House members demand Senate confirm Jim Bridenstine as NASA chief

House members demand Senate confirm Jim Bridenstine as NASA chief
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A group of more than 60 House members sent a letter to the Senate Majority Leader Mitch McConnellAddison (Mitch) Mitchell McConnellThe Hill's Morning Report - Will Joe Biden's unifying strategy work? Dems charge ahead on immigration Biden and Bernie set for clash MORE (R-Ky.) and Minority Leader Chuck SchumerCharles (Chuck) Ellis SchumerMJ Hegar announces Texas Senate bid Hillicon Valley: House Dems subpoena full Mueller report | DOJ pushes back at 'premature' subpoena | Dems reject offer to view report with fewer redactions | Trump camp runs Facebook ads about Mueller report | Uber gets B for self-driving cars Dem legal analyst says media 'overplayed' hand in Mueller coverage MORE (D-N.Y.), demanding that Rep. Jim BridenstineJames (Jim) Frederick BridenstineThis is not the time to abandon NASA's Space Launch System Can America return to the moon by 2024? Why NASA announced and then canceled an all-woman spacewalk MORE (R-Okla.) be confirmed as NASA administrator. The interesting fact about the letter is that more than a dozen Democrats signed it, knocking down one of the main arguments for blocking Bridenstine’s nomination.

Sen. Bill NelsonClarence (Bill) William NelsonTrump administration renews interest in Florida offshore drilling: report Dem reps say they were denied access to immigrant detention center Ex-House Intel chair: Intel panel is wrong forum to investigate Trump's finances MORE (D-Fla.) said Bridenstine has been “divisive” and “partisan” as a representative from Oklahoma. The fact that Bridenstine’s fellow representatives, both Republicans and Democrats, have endorsed his nomination to head NASA would tend to contradict that excuse for blocking his nomination.


The House members note in their letter that with the acting NASA administrator, Robert Lightfoot, retiring at the end of April, the space agency is faced with a leadership crisis. They tout their fellow congressman’s qualifications in glowing terms.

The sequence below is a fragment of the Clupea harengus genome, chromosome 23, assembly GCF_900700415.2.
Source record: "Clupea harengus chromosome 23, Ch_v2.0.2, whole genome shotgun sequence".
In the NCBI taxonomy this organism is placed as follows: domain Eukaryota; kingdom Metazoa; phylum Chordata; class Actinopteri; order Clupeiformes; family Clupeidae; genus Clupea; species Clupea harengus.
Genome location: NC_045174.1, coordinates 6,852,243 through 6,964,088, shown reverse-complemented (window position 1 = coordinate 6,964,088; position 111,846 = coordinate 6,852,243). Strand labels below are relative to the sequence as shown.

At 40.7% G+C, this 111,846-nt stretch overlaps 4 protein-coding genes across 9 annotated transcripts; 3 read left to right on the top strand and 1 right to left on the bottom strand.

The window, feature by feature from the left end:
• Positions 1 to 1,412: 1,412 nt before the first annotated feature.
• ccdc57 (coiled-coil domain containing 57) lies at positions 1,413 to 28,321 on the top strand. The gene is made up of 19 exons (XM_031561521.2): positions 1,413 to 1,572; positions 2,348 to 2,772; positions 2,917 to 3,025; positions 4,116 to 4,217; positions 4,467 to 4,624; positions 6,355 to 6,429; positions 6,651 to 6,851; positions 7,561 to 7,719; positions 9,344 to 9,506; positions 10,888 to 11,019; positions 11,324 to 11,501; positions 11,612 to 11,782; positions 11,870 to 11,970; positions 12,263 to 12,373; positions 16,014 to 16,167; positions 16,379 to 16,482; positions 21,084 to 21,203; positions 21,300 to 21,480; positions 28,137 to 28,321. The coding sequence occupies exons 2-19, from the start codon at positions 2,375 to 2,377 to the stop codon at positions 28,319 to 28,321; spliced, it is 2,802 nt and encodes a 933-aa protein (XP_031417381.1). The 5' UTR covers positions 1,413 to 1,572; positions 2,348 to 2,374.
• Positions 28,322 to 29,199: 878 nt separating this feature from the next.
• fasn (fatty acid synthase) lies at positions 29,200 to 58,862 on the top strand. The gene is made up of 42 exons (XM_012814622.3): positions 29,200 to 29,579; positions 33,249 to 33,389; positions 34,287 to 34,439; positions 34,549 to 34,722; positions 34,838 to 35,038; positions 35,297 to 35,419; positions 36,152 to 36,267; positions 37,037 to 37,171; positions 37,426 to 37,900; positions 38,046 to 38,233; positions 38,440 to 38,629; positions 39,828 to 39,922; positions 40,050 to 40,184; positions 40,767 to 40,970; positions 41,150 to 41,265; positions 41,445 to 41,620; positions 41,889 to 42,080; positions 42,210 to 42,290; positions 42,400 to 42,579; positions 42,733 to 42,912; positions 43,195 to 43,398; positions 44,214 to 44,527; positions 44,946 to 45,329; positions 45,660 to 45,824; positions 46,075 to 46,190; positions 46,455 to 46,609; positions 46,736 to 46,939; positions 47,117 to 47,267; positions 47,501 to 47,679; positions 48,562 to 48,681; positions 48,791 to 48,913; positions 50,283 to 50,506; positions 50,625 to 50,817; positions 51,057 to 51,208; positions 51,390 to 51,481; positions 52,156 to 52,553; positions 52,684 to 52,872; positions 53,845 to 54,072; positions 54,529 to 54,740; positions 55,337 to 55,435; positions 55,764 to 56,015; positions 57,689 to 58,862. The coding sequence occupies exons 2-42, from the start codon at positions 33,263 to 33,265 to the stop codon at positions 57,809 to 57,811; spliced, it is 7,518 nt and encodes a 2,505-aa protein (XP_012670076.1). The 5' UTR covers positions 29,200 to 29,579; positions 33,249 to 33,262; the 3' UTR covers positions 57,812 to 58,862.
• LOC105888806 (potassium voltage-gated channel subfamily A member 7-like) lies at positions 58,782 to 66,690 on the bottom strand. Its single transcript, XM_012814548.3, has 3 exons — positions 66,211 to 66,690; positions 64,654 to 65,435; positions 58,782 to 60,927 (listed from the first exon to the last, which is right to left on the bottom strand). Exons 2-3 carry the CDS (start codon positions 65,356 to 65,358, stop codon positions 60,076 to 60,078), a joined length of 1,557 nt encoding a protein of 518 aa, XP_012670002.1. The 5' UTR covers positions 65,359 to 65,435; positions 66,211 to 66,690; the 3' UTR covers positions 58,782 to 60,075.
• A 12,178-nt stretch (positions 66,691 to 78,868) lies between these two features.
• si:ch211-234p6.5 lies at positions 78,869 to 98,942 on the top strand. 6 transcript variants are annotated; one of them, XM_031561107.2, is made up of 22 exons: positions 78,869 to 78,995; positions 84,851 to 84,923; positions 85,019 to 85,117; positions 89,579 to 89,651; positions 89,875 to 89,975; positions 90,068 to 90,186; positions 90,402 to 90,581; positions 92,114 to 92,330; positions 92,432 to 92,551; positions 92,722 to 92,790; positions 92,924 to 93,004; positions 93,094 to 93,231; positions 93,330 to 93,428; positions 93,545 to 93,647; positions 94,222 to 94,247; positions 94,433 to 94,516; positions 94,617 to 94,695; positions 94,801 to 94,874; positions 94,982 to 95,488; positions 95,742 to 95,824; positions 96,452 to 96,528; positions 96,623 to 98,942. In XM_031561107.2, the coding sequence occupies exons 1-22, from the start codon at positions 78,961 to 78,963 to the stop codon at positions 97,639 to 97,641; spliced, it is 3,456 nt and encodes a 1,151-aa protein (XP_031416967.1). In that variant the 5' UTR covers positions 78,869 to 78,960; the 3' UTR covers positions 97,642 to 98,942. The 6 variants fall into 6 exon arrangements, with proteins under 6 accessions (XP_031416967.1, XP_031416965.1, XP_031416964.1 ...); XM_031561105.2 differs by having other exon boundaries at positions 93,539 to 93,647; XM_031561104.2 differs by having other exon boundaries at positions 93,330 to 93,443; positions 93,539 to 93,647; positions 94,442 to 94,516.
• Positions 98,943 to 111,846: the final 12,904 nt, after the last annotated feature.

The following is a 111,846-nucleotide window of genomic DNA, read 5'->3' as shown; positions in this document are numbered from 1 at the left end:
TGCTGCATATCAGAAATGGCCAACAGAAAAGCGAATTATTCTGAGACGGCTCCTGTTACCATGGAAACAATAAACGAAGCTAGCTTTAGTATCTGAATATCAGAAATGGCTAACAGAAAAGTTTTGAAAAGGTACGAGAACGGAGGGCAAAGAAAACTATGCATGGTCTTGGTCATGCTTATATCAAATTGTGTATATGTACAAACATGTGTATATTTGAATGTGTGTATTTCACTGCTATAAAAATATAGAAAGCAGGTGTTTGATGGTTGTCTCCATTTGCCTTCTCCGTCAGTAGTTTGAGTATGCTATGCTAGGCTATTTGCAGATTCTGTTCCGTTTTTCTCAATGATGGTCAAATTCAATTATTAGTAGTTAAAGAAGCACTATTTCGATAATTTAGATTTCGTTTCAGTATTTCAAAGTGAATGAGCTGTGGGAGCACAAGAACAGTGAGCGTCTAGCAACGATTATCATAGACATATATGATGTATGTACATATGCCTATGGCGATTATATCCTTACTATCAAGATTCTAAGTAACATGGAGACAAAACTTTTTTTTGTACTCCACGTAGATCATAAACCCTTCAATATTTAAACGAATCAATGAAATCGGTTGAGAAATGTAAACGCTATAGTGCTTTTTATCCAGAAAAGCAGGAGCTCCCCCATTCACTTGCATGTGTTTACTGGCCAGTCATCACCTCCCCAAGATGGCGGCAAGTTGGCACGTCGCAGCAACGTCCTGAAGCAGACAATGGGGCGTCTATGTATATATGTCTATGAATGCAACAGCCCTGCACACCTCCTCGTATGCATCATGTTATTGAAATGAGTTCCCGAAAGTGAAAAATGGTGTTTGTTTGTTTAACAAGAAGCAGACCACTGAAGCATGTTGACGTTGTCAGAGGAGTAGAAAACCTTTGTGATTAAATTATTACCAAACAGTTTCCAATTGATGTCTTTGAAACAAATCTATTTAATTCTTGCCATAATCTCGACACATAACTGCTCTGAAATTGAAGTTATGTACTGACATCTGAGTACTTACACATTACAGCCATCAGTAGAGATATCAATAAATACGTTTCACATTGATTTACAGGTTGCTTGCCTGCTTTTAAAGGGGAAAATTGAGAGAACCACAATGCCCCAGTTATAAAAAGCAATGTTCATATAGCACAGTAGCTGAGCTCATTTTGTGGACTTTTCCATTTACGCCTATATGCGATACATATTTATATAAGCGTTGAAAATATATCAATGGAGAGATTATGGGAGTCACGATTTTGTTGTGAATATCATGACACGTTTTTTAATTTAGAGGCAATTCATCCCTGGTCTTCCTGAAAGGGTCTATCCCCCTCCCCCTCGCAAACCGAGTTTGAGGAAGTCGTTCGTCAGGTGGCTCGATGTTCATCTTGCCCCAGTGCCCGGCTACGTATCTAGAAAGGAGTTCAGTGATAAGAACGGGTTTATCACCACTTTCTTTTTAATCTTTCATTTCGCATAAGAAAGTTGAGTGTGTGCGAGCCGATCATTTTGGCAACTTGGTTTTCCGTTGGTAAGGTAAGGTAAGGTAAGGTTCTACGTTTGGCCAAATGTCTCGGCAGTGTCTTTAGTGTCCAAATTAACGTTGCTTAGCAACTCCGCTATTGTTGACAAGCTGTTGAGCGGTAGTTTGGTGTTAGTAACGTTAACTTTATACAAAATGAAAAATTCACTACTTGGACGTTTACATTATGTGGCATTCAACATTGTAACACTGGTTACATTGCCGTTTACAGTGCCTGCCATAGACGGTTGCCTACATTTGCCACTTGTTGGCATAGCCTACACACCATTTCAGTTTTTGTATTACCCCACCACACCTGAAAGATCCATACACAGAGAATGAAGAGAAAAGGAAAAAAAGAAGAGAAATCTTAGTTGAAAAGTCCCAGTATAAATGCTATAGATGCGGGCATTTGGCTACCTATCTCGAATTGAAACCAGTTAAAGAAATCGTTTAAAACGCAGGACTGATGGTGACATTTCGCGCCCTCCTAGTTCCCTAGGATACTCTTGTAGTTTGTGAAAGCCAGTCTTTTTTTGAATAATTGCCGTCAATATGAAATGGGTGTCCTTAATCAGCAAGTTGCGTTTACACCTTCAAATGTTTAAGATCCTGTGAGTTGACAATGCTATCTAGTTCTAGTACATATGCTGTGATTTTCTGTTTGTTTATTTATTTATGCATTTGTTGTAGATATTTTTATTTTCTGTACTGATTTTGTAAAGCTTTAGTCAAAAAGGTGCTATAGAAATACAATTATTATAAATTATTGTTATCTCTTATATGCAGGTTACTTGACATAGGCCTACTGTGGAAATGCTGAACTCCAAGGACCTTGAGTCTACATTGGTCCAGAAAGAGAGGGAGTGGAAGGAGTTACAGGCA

“Jim Bridenstine has spent the bulk of his adult life in service to his country. His background is in naval aviation, flying the E2- C Hawkeye in Afghanistan and Iraq, and later the F-18 while also serving as an instructor at the Naval Strike and Air Warfare Center,” the letter notes. “He has been responsible for coordinating command and control of the battlefield from an airborne platform, with thousands of lives and billions of dollars affected by his decisions. In this service to his nation he has demonstrated both the technical capacity and leadership experience necessary to lead NASA.  

Bridenstine is also a graduate of Rice University and holds an MBA from Cornell, a useful thing to have in the new era of space commercial partnerships.

“As the Congressman from the 1st District of Oklahoma, Jim has been an active member of the House Space Subcommittee, distinguishing himself as one of the most engaged, passionate, and knowledgeable members of the Subcommittee,” the letter continues. “In 2015, Space News named him one of ‘five space leaders in the world making a difference in space.’ He authored several provisions in the 2017 NASA Transition Authorization Act and co-authored the bipartisan American Space Commerce Free Enterprise Act.”